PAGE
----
Hong Kong TV Protest Gets Greater Support

Oct 30, 2013

(Hong Kong) An ongoing protest against the government’s decision to reject Hong Kong Television’s license found significant support from celebrities and politicians yesterday.

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As night fell on the fifth day of protesting, over ten thousands of people, including a British pop singer and politicians, arrived at a plaza in front of the Hong Kong government center yesterday to give their strong support and inspire the protestors.

Thousands of people and ex-staff members of the TV station have staged their mass protest since Sunday to call for the government to explain why HKTV’s license application was rejected on Oct. 15. Over 300 of the station’s approximately 700 staff members were laid off shortly after the TV station failed in its bid for a license from the government.

Neither the government nor HKTV’s chairman, Ricky Wong Wai-kay, provided an explanation of why the license was not granted.

“At nighttime from 8 to 10, we usually have talk shows and variety shows, while in the daytime we are just sitting here to demand the answer,” said Kathy Cheung, one of the protest organizers, who was preparing the stage for night show, adding that the protest gathers steam every night because protesters drop by when they are finished working. Many Hong Kongers have donated food and supplies to the protesters, she said.

“I think, we are the happiest protestors in Hong Kong ever, because we are very united and share experiences here every night. At the same, we are still unhappy and demanding the government to tell us the reasons,” she said, adding that the group will not stop their protest until they receive official explanation from the Hong Kong government.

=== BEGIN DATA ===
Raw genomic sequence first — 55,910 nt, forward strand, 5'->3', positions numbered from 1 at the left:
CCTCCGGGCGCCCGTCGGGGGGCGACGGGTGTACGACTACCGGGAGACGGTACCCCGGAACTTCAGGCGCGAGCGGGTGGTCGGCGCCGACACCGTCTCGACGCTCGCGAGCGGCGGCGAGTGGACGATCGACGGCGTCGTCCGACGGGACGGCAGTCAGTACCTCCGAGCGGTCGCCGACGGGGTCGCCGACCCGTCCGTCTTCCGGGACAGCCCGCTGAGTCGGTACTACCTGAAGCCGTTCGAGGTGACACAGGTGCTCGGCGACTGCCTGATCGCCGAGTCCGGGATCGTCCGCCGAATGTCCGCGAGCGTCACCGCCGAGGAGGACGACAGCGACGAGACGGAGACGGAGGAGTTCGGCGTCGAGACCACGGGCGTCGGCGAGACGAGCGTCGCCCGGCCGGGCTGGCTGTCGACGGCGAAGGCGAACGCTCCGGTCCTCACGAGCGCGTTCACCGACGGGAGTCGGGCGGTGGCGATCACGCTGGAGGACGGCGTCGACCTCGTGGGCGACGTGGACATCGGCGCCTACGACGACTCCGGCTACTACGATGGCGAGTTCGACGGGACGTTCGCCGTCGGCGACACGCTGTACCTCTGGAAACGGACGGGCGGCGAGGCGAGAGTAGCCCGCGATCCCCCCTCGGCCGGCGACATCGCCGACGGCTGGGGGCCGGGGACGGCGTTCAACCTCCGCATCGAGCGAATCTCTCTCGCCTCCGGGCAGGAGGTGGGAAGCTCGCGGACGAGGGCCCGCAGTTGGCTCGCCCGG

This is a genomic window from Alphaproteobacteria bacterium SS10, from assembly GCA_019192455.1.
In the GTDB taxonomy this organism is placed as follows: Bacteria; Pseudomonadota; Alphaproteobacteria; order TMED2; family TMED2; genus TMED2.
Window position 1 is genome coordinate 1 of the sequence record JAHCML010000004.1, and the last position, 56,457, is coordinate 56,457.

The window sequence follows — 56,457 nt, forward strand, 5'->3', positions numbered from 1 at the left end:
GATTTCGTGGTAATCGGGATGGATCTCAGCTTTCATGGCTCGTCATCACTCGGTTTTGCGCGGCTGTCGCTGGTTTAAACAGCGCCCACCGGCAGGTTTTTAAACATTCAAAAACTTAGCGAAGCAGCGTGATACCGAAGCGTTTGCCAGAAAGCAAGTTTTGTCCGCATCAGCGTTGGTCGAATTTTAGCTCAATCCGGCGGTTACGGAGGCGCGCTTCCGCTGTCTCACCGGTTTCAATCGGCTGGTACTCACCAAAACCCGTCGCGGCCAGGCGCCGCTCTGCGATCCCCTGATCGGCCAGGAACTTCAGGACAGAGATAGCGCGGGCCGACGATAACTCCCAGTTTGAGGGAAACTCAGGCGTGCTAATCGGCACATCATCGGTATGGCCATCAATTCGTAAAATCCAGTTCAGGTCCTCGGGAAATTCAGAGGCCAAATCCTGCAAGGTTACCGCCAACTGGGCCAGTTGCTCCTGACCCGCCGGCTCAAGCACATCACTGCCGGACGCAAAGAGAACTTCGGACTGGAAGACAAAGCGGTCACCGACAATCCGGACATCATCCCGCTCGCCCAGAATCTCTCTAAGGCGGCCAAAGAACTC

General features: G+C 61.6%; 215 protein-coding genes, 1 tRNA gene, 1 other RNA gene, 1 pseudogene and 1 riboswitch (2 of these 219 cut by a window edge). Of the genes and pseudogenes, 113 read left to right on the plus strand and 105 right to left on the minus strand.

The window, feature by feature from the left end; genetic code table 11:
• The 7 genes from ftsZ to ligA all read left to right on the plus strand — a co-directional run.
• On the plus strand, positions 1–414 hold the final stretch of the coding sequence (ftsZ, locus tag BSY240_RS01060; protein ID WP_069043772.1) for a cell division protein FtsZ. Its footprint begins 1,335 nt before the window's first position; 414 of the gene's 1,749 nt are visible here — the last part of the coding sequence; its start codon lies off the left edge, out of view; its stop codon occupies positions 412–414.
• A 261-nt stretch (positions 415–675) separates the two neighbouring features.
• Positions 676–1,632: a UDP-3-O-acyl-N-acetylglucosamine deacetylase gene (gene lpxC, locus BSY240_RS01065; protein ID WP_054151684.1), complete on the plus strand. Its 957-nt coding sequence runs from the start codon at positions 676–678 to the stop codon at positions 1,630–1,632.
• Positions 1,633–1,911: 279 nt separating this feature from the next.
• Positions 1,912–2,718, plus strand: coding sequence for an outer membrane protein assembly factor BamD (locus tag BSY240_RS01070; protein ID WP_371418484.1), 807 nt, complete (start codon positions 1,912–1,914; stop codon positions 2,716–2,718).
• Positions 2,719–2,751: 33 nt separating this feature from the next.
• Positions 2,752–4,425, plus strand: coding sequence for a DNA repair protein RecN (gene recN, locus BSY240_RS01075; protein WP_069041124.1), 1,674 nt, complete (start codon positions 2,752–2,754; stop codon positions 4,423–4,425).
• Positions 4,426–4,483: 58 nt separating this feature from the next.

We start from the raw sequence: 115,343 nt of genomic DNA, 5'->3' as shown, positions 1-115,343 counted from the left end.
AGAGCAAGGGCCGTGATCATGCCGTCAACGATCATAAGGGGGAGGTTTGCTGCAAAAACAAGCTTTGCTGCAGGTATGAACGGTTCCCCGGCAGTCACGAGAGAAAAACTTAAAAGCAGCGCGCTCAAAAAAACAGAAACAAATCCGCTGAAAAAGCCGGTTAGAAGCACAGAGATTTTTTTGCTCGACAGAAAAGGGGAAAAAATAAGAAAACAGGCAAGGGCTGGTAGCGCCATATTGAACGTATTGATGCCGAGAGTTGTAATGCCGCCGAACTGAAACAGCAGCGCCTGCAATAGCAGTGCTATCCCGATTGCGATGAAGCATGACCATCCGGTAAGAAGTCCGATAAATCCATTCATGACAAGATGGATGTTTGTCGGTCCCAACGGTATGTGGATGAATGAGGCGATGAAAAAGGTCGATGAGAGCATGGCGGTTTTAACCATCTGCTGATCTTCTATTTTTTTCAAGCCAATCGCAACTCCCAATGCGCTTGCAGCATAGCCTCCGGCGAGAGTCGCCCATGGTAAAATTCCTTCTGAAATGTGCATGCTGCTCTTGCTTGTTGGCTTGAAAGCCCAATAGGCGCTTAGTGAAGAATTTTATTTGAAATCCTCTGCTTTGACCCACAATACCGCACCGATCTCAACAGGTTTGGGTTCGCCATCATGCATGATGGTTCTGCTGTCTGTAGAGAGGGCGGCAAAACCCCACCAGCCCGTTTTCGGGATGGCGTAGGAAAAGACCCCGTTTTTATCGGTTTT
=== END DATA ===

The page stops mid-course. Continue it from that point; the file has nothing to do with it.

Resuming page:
Tents and beds could be seen near the front door leading to government office to be ready for protesters to sleep there overnight. Foods, soft drinks and snacks were piled on a large white table for hungry protesters.

A 61 year-old housewife, Lofong Ping, who was happily serving her afternoon soup to protesters, said she spent her free time cooking for protesters so that they could keep on protesting and demand a true answer from the government.

“I cooked it by myself. I want to support HK TV’s staff,” she said while serving a steamy hot Chinese medicine soup to participants yesterday afternoon.

As Ms. Ping spoke, boxes of pizza and food were being delivered to the protest site.

“Hong Kong is a free economy place. More TV stations are better and people can enjoy more,” Ms. Ping said.

Hong Kong currently has two licensed television stations only, compared to hundreds of TV stations in mainland China.

“It seemed so unjust that they are not being issued a license as other TV stations had. I hope the government will reconsider this,” said British singer Kashy Keegan, who travelled thousands miles from the UK to perform a song called “I Have My Dream” to cheer protesters yesterday night.

He said he hoped his song would help motivate protestors to keep their hopes up after long awaiting answer from the government.

“It has been a difficult journey for everybody, who has involved when you have to wait for so long for something.… You need things to help keep you motivated and inspired,” Mr. Keegan said. “This song will keep people hopeful.”

According to a brief posted on RTHK’s website yesterday night, Chief Executive C. Y Leung will fully explain the reason behind the license issue in court, but Mr. Leung did explain that Hong Kong will grant only four television licenses based on a consultant’s report that said the city’s market can only support four stations.

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